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    • "Although subjective reports and neural measures of streaming have often been collected simultaneously (Cusack, 2005; Dykstra et al., 2011; Gutschalk et al., 2005; Hill et al., 2012; Snyder et al., 2006; Szalárdy et al., 2013), to our knowledge only one previous study has directly linked an objective measure of streaming with concurrent percept reports. Participants in Billig et al. (2013) heard sequences of repeated syllables that could be perceived as integrated or segregated due to spectral differences between the initial /s/ sound and the remainder (such as " stone " vs. " s " + " dohne " ). "
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    DESCRIPTION: Two experiments used subjective and objective measures to study the automaticity and primacy of auditory streaming. Listeners heard sequences of “ABA-” triplets, where “A” and “B” were tones of different frequencies and “-” was a silent gap. Segregation was more frequently reported, and rhythmically-deviant triplets less well-detected, for a greater between-tone frequency separation and later in the sequence. In Experiment 1, performing a competing auditory task for the first part of the sequence led to a reduction in subsequent streaming compared to when the tones were attended throughout. This is consistent with focused attention promoting streaming, and/or with attention switches resetting it. However, the proportion of segregated reports increased more rapidly following a switch than at the start of a sequence, indicating that some streaming occurred automatically. Modeling ruled out a simple “covert attention” account of this finding. Experiment 2 required listeners to perform subjective and objective tasks concurrently. It revealed superior performance during integrated compared to segregated reports, beyond that explained by the co-dependence of the two measures on stimulus parameters. We argue that listeners have limited access to low-level stimulus representations once perceptual organization has occurred, and that subjective and objective streaming measures partly index the same processes.
    Full-text · Research · Jul 2015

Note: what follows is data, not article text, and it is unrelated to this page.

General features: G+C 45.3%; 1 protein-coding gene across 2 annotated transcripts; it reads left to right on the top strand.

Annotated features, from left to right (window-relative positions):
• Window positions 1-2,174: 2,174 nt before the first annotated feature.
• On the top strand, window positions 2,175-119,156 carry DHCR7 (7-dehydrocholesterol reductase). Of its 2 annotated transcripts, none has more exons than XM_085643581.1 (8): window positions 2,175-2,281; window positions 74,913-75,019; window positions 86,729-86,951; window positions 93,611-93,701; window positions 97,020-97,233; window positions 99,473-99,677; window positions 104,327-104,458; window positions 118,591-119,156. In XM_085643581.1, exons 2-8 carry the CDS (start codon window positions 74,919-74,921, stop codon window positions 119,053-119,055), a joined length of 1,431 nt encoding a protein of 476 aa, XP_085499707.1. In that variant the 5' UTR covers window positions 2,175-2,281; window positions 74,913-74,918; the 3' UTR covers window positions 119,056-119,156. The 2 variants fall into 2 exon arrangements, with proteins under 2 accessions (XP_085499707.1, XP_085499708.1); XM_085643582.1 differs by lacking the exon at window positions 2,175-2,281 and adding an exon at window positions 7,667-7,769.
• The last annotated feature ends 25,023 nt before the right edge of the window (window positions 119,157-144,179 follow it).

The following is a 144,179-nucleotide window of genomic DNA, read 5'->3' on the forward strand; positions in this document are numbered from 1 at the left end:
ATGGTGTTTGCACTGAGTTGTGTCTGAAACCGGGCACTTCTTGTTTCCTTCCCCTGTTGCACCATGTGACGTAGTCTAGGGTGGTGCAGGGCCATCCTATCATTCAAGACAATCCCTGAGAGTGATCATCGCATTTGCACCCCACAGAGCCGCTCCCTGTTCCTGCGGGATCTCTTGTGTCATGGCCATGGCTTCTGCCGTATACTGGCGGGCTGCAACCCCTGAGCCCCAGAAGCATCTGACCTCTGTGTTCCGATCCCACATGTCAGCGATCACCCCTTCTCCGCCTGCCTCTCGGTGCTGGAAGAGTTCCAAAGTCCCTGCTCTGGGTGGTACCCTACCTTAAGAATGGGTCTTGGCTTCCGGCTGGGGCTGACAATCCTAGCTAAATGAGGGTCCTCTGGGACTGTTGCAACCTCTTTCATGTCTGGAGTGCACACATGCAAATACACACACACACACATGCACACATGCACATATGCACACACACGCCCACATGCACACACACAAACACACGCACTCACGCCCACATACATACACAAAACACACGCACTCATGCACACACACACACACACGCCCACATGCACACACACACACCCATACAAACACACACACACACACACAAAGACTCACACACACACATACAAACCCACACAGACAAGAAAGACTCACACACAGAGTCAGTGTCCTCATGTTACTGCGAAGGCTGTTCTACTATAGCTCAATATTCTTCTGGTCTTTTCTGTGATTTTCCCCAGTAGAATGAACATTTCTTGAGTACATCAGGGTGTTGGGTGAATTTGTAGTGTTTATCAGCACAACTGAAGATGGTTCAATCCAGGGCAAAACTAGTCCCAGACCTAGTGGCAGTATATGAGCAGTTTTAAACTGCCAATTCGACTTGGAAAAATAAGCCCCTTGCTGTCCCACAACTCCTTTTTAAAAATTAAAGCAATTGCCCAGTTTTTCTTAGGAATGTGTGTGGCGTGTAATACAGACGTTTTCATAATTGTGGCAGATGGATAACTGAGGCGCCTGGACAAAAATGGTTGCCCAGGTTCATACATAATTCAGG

• "The effect of the spatial distance on perceived similarity and streaming could further be tested, for example, by asking the participants to indicate whether they perceive streaming or not. However, this task would require the participant's attention, and it is known that stream segregation is influenceddat least to a certain extentdby attentional processes (Bregman, 1990; Pressnitzer and Hupé, 2006; Snyder et al., 2006). To circumvent the disadvantages of subjective-report procedures on the one hand, and of passive listening procedures (with the MMN as an indirect tool for investigating stream segregation outside the focus of attention) on the other hand, combined behavioral and ERPs measures (as recently proposed by Spielmann et al., 2014) could be used in future research. "
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    ABSTRACT: With age the ability to understand speech in multitalker environments usually deteriorates. The central auditory system has to perceptually segregate and group the acoustic input into sequences of distinct auditory objects. The present study used electrophysiological measures to study effects of age on auditory stream segregation in a multitalker scenario. Younger and older adults were presented with streams of short speech stimuli. When a single target stream was presented, the occurrence of a rare (deviant) syllable among a frequent (standard) syllable elicited the mismatch negativity (MMN), an electrophysiological correlate of automatic deviance detection. The presence of a second, concurrent stream consisting of the deviant syllable of the target stream reduced the MMN amplitude, especially when located nearby the target stream. The decrease in MMN amplitude indicates that the rare syllable of the target stream was less perceived as deviant, suggesting reduced stream segregation with decreasing stream distance. Moreover, the presence of a concurrent stream increased the MMN peak latency of the older group but not that of the younger group. The results provide neurophysiological evidence for the effects of concurrent speech on auditory processing in older adults, suggesting that older adults need more time for stream segregation in the presence of concurrent speech. Copyright © 2015 Elsevier Inc. All rights reserved.
    No preview · Article · Jul 2015 · Neurobiology of aging